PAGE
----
Chelsea Manning

Bradley Manning Takes the Stand

Testifies about conditions of imprisonment


FT. MEADE, Md. — Pfc. Bradley Manning swiveled in the witness chair, smiling and occasionally talking over his lawyer. In his Army dress-blue uniform, he appeared even younger than his 24 years.

It was difficult to reconcile the bespectacled Manning's relaxed, almost chatty demeanor with the vast charges against him — perpetrating one of the biggest leaks of classified material in U.S. history.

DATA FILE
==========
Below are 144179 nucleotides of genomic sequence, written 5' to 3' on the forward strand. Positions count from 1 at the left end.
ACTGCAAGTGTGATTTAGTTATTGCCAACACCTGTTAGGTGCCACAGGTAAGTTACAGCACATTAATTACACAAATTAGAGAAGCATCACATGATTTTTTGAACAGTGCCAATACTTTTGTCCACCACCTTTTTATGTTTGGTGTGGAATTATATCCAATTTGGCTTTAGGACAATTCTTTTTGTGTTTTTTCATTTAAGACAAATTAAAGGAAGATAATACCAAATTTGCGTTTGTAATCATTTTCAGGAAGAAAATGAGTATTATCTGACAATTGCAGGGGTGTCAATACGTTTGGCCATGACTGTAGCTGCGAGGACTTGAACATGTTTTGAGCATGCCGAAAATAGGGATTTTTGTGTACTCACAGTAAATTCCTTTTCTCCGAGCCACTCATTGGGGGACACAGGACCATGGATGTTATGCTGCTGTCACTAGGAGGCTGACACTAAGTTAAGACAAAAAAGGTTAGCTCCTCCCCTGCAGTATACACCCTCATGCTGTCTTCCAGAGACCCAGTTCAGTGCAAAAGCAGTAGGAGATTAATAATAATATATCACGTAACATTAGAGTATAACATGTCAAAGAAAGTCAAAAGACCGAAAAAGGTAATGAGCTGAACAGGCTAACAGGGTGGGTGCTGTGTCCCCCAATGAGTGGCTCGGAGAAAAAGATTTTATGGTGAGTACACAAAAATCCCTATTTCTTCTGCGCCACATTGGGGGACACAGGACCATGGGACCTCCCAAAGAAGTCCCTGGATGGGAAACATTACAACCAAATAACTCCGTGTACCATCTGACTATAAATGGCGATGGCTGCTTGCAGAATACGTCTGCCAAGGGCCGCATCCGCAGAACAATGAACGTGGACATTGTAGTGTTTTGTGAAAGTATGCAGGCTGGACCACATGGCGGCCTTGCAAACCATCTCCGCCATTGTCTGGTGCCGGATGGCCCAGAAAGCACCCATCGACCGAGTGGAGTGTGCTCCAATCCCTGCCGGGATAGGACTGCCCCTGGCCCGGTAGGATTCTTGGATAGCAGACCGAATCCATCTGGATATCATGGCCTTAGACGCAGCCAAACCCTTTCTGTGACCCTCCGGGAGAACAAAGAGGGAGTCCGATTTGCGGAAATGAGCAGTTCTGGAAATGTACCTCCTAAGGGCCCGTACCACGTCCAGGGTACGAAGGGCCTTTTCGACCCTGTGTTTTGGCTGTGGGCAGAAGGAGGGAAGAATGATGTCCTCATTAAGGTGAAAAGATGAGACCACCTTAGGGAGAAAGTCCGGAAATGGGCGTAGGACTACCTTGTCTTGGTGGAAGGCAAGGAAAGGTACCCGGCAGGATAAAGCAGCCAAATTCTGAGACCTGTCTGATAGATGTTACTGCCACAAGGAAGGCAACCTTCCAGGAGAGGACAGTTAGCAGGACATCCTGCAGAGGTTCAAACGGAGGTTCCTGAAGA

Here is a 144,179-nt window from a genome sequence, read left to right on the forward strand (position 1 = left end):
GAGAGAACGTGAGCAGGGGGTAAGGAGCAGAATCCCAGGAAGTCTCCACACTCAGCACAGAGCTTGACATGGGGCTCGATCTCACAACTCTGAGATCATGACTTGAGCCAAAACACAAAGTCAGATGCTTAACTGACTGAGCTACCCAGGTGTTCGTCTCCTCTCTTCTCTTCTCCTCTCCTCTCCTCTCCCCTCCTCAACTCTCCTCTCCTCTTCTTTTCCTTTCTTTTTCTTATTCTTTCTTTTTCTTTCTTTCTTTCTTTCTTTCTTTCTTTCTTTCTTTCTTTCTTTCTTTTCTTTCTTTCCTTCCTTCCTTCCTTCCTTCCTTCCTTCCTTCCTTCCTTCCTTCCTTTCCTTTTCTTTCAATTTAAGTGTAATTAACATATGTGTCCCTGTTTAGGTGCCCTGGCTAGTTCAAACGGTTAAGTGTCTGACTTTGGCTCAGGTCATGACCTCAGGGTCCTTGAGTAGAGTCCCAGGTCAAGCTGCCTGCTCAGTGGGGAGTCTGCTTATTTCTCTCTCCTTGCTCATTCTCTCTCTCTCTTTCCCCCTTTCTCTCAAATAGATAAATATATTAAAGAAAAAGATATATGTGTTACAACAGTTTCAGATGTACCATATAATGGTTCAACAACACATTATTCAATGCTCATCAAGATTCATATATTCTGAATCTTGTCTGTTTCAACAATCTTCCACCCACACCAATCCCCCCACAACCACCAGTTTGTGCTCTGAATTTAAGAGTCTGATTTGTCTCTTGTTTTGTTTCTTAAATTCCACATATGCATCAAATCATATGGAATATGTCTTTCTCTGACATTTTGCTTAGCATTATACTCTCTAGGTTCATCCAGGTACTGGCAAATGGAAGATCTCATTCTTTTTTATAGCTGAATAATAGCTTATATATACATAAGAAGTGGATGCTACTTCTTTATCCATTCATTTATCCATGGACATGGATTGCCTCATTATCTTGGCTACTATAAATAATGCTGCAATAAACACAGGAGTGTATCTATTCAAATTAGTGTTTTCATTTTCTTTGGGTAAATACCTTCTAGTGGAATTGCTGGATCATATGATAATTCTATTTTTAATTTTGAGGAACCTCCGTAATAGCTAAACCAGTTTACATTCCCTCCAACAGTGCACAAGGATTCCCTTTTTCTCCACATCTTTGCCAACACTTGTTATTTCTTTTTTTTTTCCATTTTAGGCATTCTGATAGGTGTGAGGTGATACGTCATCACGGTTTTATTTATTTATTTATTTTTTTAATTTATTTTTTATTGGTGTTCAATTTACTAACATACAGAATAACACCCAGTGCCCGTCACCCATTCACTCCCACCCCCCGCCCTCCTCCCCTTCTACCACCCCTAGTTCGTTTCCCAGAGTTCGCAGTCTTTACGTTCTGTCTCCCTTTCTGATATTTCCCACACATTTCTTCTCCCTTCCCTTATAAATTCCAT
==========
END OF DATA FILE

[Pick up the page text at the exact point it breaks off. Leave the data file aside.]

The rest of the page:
Manning is accused of providing the anti-secrecy Internet group WikiLeaks with hundreds of thousands of U.S. diplomatic cables and classified war logs from Afghanistan and Iraq while based in Baghdad as a military intelligence analyst in 2009 and 2010. If convicted, he could face life in prison.

The military judge, Col. Denise Lind, accepted terms Thursday under which Manning could plead guilty to a series of lesser counts of providing classified information to WikiLeaks, including a battlefield video file, dozens of war logs, and other classified material.